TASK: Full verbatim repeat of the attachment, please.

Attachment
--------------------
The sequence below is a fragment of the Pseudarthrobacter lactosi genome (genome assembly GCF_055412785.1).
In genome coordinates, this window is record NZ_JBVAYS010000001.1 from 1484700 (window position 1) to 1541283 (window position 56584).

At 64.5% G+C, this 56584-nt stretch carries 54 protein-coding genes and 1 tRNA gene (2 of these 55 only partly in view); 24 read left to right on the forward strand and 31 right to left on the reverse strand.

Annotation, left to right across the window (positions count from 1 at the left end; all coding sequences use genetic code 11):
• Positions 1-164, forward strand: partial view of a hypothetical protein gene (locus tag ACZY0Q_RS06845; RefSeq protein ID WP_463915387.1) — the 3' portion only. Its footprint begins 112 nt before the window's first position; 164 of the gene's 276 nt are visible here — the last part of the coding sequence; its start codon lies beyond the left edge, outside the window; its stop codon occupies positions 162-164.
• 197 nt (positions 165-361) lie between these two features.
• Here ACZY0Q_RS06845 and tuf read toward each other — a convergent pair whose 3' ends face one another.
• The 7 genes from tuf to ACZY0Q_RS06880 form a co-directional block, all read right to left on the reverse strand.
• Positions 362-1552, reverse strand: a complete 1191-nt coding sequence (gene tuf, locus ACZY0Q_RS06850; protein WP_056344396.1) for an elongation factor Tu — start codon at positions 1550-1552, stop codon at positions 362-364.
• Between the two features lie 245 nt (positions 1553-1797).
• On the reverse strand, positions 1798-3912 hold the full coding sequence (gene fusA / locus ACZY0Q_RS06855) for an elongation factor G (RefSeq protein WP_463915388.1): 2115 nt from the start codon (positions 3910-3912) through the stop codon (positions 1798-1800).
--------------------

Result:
The sequence below is a fragment of the Pseudarthrobacter lactosi genome (genome assembly GCF_055412785.1).
In genome coordinates, this window is record NZ_JBVAYS010000001.1 from 1484700 (window position 1) to 1541283 (window position 56584).

At 64.5% G+C, this 56584-nt stretch carries 54 protein-coding genes and 1 tRNA gene (2 of these 55 only partly in view); 24 read left to right on the forward strand and 31 right to left on the reverse strand.

Annotation, left to right across the window (positions count from 1 at the left end; all coding sequences use genetic code 11):
• Positions 1-164, forward strand: partial view of a hypothetical protein gene (locus tag ACZY0Q_RS06845; RefSeq protein ID WP_463915387.1) — the 3' portion only. Its footprint begins 112 nt before the window's first position; 164 of the gene's 276 nt are visible here — the last part of the coding sequence; its start codon lies beyond the left edge, outside the window; its stop codon occupies positions 162-164.
• 197 nt (positions 165-361) lie between these two features.
• Here ACZY0Q_RS06845 and tuf read toward each other — a convergent pair whose 3' ends face one another.
• The 7 genes from tuf to ACZY0Q_RS06880 form a co-directional block, all read right to left on the reverse strand.
• Positions 362-1552, reverse strand: a complete 1191-nt coding sequence (gene tuf, locus ACZY0Q_RS06850; protein WP_056344396.1) for an elongation factor Tu — start codon at positions 1550-1552, stop codon at positions 362-364.
• Between the two features lie 245 nt (positions 1553-1797).
• On the reverse strand, positions 1798-3912 hold the full coding sequence (gene fusA / locus ACZY0Q_RS06855) for an elongation factor G (RefSeq protein WP_463915388.1): 2115 nt from the start codon (positions 3910-3912) through the stop codon (positions 1798-1800).